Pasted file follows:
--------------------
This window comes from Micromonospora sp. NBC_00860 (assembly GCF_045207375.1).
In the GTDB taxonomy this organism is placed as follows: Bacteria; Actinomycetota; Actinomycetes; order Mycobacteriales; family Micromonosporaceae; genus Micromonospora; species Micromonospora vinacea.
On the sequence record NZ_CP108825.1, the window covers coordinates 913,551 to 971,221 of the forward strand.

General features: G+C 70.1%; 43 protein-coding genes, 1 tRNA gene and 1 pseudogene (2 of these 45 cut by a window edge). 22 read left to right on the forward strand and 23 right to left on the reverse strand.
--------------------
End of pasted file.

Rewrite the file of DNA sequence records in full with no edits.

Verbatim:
This window comes from Micromonospora sp. NBC_00860 (assembly GCF_045207375.1).
In the GTDB taxonomy this organism is placed as follows: Bacteria; Actinomycetota; Actinomycetes; order Mycobacteriales; family Micromonosporaceae; genus Micromonospora; species Micromonospora vinacea.
On the sequence record NZ_CP108825.1, the window covers coordinates 913,551 to 971,221 of the forward strand.

General features: G+C 70.1%; 43 protein-coding genes, 1 tRNA gene and 1 pseudogene (2 of these 45 cut by a window edge). 22 read left to right on the forward strand and 23 right to left on the reverse strand.